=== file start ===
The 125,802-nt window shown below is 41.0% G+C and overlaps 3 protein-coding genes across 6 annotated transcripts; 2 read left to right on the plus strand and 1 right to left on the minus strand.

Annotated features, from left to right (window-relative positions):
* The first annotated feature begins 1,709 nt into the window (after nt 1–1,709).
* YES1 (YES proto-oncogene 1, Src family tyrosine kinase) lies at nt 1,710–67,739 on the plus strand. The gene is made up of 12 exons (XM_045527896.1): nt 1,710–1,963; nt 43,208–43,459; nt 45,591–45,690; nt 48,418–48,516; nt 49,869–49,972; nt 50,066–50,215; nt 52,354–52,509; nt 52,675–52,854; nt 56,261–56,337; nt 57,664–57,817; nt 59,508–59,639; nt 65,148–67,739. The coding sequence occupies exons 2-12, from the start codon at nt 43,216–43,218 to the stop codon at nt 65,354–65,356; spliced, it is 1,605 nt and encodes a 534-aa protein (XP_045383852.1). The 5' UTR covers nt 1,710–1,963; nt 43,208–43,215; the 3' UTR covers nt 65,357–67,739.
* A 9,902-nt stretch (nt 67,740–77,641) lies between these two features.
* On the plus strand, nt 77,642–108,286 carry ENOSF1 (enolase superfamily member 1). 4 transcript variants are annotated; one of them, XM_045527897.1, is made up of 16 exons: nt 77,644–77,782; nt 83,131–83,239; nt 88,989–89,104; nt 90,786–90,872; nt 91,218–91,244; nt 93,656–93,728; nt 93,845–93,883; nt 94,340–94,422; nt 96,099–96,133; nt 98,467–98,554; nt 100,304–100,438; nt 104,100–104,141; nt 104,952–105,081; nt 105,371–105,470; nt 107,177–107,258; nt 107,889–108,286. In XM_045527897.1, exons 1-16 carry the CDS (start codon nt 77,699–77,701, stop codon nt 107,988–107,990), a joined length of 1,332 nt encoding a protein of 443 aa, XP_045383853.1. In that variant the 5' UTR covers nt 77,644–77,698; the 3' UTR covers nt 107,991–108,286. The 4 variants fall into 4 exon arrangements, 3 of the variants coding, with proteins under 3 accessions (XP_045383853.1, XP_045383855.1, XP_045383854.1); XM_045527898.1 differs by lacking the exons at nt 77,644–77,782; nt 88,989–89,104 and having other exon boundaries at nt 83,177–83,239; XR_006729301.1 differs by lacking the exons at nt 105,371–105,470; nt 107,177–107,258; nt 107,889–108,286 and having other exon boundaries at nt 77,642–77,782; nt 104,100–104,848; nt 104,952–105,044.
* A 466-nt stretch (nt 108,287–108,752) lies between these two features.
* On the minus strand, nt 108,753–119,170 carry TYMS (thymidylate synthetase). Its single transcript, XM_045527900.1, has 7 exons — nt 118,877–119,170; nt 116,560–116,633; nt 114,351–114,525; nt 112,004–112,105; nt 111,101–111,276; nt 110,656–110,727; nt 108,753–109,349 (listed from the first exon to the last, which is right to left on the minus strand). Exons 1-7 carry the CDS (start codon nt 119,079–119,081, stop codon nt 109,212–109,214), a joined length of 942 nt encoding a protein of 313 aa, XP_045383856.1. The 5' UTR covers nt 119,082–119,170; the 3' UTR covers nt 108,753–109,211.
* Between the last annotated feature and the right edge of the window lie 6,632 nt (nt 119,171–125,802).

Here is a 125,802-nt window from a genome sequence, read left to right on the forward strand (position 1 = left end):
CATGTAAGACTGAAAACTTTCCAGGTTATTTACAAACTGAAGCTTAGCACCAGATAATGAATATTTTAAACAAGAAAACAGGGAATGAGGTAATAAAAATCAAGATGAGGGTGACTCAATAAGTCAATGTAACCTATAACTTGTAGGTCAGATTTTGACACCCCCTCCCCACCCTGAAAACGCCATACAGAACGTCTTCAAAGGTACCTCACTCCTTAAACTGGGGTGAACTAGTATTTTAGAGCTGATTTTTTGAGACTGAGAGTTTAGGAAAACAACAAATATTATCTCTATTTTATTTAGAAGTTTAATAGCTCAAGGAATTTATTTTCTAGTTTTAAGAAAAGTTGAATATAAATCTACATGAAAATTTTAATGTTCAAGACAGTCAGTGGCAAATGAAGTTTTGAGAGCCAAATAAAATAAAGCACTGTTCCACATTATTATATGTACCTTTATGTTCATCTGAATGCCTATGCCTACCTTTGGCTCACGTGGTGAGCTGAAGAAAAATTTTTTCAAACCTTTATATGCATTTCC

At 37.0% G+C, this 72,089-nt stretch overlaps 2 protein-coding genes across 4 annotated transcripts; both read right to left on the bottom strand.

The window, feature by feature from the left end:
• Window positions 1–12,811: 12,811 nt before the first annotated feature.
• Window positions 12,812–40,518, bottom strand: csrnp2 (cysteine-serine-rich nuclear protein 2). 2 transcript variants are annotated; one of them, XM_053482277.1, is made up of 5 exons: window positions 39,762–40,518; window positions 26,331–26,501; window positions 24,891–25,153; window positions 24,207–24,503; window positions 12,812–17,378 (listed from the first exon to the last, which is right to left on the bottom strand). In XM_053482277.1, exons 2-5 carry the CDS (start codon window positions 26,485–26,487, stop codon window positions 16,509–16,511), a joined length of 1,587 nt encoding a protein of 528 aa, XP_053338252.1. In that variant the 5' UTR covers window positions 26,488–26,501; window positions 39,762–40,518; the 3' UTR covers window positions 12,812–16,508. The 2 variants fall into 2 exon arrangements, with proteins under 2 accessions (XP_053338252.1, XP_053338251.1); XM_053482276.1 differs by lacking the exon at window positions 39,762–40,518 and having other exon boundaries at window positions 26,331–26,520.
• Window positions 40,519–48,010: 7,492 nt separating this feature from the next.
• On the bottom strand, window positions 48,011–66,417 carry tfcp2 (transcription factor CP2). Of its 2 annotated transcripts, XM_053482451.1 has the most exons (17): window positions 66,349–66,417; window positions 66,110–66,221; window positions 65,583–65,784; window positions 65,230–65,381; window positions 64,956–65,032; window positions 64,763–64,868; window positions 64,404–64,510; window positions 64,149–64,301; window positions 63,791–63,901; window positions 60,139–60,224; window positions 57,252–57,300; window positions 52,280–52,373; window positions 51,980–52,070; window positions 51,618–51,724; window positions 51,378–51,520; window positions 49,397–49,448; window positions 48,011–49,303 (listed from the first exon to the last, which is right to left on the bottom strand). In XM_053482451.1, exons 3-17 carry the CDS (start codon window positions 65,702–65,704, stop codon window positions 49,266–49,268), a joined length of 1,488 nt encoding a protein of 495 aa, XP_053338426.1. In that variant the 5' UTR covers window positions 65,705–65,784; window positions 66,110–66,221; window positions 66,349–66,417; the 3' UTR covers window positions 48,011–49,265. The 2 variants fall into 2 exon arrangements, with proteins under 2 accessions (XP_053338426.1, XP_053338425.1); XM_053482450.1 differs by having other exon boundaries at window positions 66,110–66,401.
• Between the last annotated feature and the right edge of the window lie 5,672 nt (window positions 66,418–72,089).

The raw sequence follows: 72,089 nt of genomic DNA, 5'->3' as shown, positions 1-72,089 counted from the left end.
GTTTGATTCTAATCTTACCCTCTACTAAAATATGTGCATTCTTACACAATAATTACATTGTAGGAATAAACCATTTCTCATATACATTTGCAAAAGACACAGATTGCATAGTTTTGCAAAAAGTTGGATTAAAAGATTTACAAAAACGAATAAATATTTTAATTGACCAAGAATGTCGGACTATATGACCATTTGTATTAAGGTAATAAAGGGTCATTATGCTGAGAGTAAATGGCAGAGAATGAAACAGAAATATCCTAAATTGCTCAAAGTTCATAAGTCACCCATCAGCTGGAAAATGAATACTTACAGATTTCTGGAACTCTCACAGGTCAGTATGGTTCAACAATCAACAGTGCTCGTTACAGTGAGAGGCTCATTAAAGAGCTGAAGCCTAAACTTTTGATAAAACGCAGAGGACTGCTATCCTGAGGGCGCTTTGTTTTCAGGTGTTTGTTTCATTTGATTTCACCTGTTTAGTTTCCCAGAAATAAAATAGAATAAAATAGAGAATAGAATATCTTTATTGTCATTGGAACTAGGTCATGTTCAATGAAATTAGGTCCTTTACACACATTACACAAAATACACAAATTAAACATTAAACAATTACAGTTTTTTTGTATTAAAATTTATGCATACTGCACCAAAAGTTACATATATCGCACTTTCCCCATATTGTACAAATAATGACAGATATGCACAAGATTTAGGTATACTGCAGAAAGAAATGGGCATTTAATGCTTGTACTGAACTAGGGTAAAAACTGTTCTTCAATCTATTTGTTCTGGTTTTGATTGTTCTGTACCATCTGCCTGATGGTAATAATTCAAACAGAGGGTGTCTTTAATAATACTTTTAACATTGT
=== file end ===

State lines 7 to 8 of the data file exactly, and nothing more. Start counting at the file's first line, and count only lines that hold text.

* A 466-nt stretch (nt 108,287–108,752) lies between these two features.
* On the minus strand, nt 108,753–119,170 carry TYMS (thymidylate synthetase). Its single transcript, XM_045527900.1, has 7 exons — nt 118,877–119,170; nt 116,560–116,633; nt 114,351–114,525; nt 112,004–112,105; nt 111,101–111,276; nt 110,656–110,727; nt 108,753–109,349 (listed from the first exon to the last, which is right to left on the minus strand). Exons 1-7 carry the CDS (start codon nt 119,079–119,081, stop codon nt 109,212–109,214), a joined length of 942 nt encoding a protein of 313 aa, XP_045383856.1. The 5' UTR covers nt 119,082–119,170; the 3' UTR covers nt 108,753–109,211.